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Rootkits Conquer PCs without Control

At security vendor Prevx, malware researchers on December 12 2007 pointed to a massive increase in computers infected with rootkit.

Prevx, which obtained its latest results by testing more than 725,000 end users' systems, found that about 14% of the company-owned computers had at least one kind of rootkit infection. InfoWorld published this on December 12, 2007.

Rootkit is a malware that other infections on a computer often bury or drop. The stealthy rootkit then makes changes to the infected computer's operating system to conceal itself from the user as well as the security products deployed on the system. The malware is able to dodge detection and acquire complete control over an infected PC to enable miscreants to remotely watch, record, alter, capture and transfer information keyed or saved on it.

No sooner is a rootkit installed, it disables computer firewalls and conventional security systems on the system. Most types of rootkits don't display any symptoms and therefore, remain wholly undetected by traditional anti-spyware and anti-virus software.

According to Prevx, in October 2007, 15.6% of computers were detected to have rootkit and the figure increased to 22% by early December this year.

Director of malware research for Prevx, Jacques Erasmus, commented in a press release of the company that the growth of rootkits has started. EMediaWire published the release on December 12, 2007.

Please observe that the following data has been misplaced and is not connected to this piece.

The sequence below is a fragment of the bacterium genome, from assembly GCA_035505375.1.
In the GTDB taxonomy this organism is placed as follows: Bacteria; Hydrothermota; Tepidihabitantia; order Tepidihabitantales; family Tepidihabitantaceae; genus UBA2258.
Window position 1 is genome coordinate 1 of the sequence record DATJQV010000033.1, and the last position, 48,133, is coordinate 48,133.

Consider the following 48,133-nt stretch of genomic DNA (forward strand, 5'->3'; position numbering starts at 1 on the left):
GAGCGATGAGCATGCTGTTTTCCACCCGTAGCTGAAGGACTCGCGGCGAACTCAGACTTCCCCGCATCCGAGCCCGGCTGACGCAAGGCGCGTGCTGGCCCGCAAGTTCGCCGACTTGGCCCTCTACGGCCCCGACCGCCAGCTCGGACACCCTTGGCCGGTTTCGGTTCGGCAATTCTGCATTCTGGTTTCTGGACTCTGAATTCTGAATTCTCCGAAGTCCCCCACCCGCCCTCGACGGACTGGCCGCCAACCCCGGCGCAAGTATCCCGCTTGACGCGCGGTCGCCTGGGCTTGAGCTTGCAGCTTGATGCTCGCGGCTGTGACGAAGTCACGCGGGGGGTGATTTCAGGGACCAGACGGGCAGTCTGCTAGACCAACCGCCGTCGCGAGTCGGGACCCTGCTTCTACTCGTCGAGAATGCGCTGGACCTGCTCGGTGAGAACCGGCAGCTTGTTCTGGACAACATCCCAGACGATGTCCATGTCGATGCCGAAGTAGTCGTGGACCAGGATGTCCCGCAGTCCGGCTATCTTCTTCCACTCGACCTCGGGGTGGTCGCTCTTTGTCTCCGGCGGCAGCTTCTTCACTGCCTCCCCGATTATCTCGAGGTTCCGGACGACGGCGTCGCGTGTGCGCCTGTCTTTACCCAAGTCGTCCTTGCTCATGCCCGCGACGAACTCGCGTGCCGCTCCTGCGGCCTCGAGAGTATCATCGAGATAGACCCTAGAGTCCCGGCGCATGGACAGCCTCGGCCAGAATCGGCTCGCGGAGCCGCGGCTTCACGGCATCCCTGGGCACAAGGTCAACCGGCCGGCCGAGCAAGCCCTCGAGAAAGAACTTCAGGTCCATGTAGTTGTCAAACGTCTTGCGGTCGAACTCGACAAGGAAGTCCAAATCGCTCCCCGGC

According to the security vendor, 114,891 new computer owners using rootkit detection applications took effect from December 1, 2007. Of those computers, 1,678 still had significant rootkit contaminants. That is equivalent of approximately 1 in 70 computers making it 15 times more than the previously estimated 1 in 1,000 computers with rootkit infection.

During the first week or so of December 2007, Prevx's findings featured as many as 93 companies. Of that, 68 operated one or two infected computers and 13 companies ran one or two computers with rootkit infections.

Prevx's CEO, Mel Morris, put down in a research note that many computers might be harboring rootkits despite businesses and users using up-to-date anti-spyware and anti-virus products. InfoWorld published the note on December 12, 2007.

Related article: Rootkits Can Be Detected And Eradicated

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